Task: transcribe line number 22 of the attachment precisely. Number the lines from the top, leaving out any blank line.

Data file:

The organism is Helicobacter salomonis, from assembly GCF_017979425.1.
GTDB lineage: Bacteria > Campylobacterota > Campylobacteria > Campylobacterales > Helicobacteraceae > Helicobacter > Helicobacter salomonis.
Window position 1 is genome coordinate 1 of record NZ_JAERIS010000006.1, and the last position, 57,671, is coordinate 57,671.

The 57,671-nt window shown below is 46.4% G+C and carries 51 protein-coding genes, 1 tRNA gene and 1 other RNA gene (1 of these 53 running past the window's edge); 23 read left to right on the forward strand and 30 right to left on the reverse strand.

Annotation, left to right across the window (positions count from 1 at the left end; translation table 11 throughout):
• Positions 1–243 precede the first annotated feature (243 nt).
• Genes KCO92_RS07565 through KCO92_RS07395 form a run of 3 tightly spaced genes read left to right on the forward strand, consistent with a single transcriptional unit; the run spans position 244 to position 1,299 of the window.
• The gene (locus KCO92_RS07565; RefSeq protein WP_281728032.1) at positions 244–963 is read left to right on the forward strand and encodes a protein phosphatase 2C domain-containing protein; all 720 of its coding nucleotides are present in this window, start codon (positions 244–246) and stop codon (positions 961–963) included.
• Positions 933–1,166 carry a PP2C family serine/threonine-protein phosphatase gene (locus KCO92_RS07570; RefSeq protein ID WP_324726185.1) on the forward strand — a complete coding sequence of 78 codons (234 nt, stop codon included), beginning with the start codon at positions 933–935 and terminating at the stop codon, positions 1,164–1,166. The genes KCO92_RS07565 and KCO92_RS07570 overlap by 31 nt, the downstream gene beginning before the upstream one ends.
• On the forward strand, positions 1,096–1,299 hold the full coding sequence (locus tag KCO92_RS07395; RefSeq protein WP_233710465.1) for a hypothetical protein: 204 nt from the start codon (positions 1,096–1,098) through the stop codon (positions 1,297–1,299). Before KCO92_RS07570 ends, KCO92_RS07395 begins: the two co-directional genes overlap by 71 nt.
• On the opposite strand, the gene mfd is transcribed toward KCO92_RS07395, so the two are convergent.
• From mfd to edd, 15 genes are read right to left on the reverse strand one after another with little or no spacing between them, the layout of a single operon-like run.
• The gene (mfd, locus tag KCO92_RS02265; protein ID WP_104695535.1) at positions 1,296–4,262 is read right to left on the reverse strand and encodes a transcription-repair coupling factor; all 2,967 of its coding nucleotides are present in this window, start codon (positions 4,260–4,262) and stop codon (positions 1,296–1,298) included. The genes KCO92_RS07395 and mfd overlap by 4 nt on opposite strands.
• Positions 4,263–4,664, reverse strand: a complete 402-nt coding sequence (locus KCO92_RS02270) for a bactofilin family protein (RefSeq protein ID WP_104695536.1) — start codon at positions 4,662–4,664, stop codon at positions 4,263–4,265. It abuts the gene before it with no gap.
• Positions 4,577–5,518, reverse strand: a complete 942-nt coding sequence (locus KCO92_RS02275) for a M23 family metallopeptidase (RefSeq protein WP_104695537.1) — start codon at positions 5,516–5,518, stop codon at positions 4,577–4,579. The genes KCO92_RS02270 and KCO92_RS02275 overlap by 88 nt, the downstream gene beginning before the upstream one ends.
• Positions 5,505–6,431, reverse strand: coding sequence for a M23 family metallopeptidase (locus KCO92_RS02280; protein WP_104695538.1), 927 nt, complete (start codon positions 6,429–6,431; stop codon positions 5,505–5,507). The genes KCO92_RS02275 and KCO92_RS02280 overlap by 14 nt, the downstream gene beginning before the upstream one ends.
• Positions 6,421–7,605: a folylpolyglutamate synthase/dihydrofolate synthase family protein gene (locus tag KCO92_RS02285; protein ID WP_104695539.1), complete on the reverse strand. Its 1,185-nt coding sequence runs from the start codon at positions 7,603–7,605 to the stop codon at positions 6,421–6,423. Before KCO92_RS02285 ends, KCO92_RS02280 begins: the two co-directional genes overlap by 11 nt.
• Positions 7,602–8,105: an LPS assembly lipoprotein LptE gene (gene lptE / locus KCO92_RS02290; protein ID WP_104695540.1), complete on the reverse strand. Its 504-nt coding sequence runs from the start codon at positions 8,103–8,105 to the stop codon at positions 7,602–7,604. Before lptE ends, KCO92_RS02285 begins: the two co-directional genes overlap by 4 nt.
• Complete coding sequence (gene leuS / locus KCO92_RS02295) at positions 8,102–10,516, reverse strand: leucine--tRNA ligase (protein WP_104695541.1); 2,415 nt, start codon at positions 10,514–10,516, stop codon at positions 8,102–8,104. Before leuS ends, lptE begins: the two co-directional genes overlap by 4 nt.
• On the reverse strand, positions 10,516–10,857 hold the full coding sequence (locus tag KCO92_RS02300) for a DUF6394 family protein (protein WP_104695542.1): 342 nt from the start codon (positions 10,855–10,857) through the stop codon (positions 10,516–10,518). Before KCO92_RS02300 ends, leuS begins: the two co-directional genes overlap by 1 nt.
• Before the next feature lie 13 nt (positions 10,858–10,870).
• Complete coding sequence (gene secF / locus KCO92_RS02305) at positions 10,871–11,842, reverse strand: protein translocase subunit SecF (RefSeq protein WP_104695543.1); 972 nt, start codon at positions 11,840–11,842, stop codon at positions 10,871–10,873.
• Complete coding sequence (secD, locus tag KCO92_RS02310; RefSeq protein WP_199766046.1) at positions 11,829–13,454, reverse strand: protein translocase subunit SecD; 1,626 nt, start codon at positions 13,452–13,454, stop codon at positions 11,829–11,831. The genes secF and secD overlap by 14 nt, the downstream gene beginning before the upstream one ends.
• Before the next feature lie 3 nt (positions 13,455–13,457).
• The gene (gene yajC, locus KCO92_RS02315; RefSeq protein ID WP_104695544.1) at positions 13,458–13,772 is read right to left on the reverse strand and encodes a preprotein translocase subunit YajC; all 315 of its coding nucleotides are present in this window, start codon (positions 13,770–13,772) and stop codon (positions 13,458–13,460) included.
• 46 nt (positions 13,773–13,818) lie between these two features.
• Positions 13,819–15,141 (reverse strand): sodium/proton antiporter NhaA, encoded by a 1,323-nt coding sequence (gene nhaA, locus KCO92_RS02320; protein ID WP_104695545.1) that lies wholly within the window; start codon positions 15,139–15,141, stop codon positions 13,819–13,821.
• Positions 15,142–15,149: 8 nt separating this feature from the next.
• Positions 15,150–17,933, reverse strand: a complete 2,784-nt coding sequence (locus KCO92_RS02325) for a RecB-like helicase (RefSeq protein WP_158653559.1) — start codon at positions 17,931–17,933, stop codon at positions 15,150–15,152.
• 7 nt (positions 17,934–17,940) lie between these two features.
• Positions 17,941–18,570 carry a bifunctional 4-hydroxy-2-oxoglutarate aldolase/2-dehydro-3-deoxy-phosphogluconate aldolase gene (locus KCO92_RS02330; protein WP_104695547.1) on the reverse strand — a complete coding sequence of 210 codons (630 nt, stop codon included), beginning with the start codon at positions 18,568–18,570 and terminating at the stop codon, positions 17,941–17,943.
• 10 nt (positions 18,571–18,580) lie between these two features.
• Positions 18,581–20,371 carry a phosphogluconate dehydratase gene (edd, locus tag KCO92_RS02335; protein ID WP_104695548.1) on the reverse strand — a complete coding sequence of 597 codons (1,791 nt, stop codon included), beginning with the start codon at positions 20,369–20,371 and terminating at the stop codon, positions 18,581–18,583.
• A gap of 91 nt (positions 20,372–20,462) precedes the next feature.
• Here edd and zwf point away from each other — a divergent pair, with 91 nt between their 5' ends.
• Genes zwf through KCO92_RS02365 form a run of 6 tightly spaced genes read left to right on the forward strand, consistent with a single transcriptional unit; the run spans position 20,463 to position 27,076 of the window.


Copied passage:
• Complete coding sequence (gene secF / locus KCO92_RS02305) at positions 10,871–11,842, reverse strand: protein translocase subunit SecF (RefSeq protein WP_104695543.1); 972 nt, start codon at positions 11,840–11,842, stop codon at positions 10,871–10,873.